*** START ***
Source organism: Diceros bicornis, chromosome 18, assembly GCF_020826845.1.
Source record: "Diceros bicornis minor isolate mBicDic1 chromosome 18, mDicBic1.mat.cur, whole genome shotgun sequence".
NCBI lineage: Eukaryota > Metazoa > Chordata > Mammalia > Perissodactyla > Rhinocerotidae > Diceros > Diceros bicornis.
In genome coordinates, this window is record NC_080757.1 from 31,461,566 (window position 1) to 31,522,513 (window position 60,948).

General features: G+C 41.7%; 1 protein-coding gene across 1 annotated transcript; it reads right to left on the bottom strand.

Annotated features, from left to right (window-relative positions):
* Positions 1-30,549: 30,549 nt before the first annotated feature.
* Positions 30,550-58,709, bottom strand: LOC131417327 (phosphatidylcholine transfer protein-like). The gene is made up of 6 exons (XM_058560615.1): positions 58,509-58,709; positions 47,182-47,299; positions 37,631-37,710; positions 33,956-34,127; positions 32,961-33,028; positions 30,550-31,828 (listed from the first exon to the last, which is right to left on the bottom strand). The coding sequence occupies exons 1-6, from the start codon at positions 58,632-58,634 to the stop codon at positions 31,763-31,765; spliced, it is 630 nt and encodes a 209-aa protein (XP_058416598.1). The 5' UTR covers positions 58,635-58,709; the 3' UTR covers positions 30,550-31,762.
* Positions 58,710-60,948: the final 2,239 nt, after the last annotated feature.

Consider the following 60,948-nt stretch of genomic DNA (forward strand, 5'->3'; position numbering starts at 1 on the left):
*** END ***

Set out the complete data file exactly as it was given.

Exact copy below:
Source organism: Diceros bicornis, chromosome 18, assembly GCF_020826845.1.
Source record: "Diceros bicornis minor isolate mBicDic1 chromosome 18, mDicBic1.mat.cur, whole genome shotgun sequence".
NCBI lineage: Eukaryota > Metazoa > Chordata > Mammalia > Perissodactyla > Rhinocerotidae > Diceros > Diceros bicornis.
In genome coordinates, this window is record NC_080757.1 from 31,461,566 (window position 1) to 31,522,513 (window position 60,948).

General features: G+C 41.7%; 1 protein-coding gene across 1 annotated transcript; it reads right to left on the bottom strand.

Annotated features, from left to right (window-relative positions):
* Positions 1-30,549: 30,549 nt before the first annotated feature.
* Positions 30,550-58,709, bottom strand: LOC131417327 (phosphatidylcholine transfer protein-like). The gene is made up of 6 exons (XM_058560615.1): positions 58,509-58,709; positions 47,182-47,299; positions 37,631-37,710; positions 33,956-34,127; positions 32,961-33,028; positions 30,550-31,828 (listed from the first exon to the last, which is right to left on the bottom strand). The coding sequence occupies exons 1-6, from the start codon at positions 58,632-58,634 to the stop codon at positions 31,763-31,765; spliced, it is 630 nt and encodes a 209-aa protein (XP_058416598.1). The 5' UTR covers positions 58,635-58,709; the 3' UTR covers positions 30,550-31,762.
* Positions 58,710-60,948: the final 2,239 nt, after the last annotated feature.

Consider the following 60,948-nt stretch of genomic DNA (forward strand, 5'->3'; position numbering starts at 1 on the left):